The Realme 8i runs on a MediaTek Helio G96 chipset, which does not support 5G.

Image: Realme

Realme tends to subdivide its smartphone lines into several configurations to cater for different market segments. The Realme 8, for example, comes in four flavours: at the entry level is the 6.4-inch Realme 8 (£169); those who want 5G should look to the 6.5-inch Realme 8 5G (£199); and the top-end specs are found in the 6.4-inch Realme 8 Pro (£279). All of these handsets are available directly to UK buyers. The 6.6-inch Realme 8i with its 5000mAh battery and 120Hz screen isn’t a direct purchase in the UK at the time of writing, but is selling across Europe for €199 (4GB/64GB) or €219 (4GB/128GB).

The immediately eye-catching thing about my Realme 8i review unit was its pale lavender-coloured backplate with a silver tint. This colour, which Realme calls Space Purple, won’t appeal to everyone, but it’s certainly distinctive. More conservative buyers can choose the Space Black alternative.

The backplate is a fingerprint attractor and also quite slippery in the hand. Realme includes a clear bumper with the phone, which will solve these issues, while also affording extra protection for the plastic backplate. However, the back’s light-reflecting capabilities will be lost under the bumper.


  • Affordable
  • 120Hz IPS screen
  • Dual SIM and MicroSD slots
  • Very good battery life

Don’t Like

  • No 5G support
  • Poor speaker
  • 18W charging

A rectangular bump at the back houses three cameras and an LED flash unit. Its positioning has the familiar effect of raising what is the top right corner of the handset when it’s face-up on a desk, so that any pressure applied in the upper left quadrant cause the phone to rock around. This is irritating, if hardly novel, but is resolved if you use the bumper, which flattens off the back.

Realme includes a 3.5mm headset jack on the bottom edge of the phone, which also houses a USB-C port and a speaker grille. The left edge has two volume buttons and a caddy that accommodates two SIMs and a MicroSD card. Note that this is not a 5G handset. The right side has a small indent for the power button, which incorporates a fingerprint reader.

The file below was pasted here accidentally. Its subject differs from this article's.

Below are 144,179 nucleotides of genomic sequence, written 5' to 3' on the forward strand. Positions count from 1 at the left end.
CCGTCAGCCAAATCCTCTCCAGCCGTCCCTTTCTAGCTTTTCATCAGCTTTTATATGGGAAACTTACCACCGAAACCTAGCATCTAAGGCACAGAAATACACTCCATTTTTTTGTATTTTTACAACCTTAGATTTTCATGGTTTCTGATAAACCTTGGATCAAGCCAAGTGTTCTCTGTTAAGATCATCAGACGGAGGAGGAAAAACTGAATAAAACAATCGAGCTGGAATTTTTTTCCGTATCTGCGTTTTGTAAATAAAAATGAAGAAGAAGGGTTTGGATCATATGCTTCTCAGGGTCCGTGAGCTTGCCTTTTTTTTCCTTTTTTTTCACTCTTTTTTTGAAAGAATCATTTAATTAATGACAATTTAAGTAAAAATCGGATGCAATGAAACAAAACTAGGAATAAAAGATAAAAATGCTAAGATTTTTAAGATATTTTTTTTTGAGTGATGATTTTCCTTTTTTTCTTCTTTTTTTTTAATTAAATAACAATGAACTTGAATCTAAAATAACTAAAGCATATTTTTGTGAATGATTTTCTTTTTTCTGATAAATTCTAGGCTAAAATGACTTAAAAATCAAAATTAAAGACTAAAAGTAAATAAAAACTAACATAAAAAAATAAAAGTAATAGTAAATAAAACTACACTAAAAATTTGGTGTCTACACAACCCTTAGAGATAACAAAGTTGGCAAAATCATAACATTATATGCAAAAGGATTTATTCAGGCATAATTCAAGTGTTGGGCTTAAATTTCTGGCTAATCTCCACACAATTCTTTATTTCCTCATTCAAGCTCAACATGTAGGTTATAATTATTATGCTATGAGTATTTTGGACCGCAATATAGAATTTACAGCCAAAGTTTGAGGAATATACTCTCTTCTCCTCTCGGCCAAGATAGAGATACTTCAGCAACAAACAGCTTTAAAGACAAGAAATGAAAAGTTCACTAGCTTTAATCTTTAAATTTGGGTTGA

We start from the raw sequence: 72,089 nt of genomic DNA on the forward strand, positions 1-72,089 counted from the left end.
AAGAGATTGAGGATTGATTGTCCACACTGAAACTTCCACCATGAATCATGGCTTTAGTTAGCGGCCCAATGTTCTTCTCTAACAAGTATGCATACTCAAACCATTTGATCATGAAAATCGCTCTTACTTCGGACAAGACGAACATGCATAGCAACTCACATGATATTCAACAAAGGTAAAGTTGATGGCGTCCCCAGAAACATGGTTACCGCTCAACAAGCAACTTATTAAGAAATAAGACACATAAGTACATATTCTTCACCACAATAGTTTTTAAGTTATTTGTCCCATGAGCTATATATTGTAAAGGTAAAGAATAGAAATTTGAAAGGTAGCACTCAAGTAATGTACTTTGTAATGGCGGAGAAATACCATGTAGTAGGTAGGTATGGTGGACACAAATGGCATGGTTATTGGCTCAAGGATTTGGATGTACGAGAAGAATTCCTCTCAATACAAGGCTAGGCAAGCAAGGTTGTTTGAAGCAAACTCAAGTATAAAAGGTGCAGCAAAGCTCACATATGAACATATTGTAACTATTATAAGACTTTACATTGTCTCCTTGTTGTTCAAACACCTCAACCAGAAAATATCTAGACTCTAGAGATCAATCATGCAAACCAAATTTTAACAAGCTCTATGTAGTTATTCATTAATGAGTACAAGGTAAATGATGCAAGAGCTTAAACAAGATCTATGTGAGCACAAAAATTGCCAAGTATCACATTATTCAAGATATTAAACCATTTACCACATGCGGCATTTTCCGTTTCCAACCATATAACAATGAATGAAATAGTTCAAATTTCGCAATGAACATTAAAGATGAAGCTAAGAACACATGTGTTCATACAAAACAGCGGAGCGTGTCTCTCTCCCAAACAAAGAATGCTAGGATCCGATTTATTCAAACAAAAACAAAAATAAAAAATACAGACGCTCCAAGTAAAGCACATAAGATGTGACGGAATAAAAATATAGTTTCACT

The Realme 8i’s 6.6-inch IPS screen has a resolution of 1080 by 2412 pixels (401ppi) and a maximum refresh rate of 120Hz. The main rear camera at the back is a 50MP unit, complemented by 2MP macro and depth cameras.

Images: Sandra Vogel / ZDNet

The Realme 8i’s dimensions of 75.5mm wide by 164.1mm deep by 8.5mm thick and 194g weight are unremarkable for a 6.6-inch phone. There is a large bezel at the bottom of the screen, which accounts for the moderate screen-to-body ratio of 84.7%. Still, the screen has a maximum refresh rate of 120Hz, and you can either run it at this rate all the time or set it to dynamically vary depending on the content being displayed.

The screen’s FHD+ resolution (1080 x 2412 pixels, 401ppi) ensures that text is highly legible and graphics look sharp. While the IPS panel is not as vibrant as OLED, its maximum brightness of 600 nits helps with outdoor use on sunlit days. I used the handset for reading e-books, doing social media and watching some video, and had no issues. 

Sadly the same can’t be said for the speaker, which is average at best. Volume goes quite high, but there’s a lack of bass, while a tinny, treble overtone seems constantly present. At this price point some things do have to give, and in this case the speaker is one of those things. 

The budget price of this handset is evident in the on-board storage, with just 128GB installed. Of this, 18GB is used leaving 110GB free. Fortunately, the MicroSD card slot allows for storage expansion.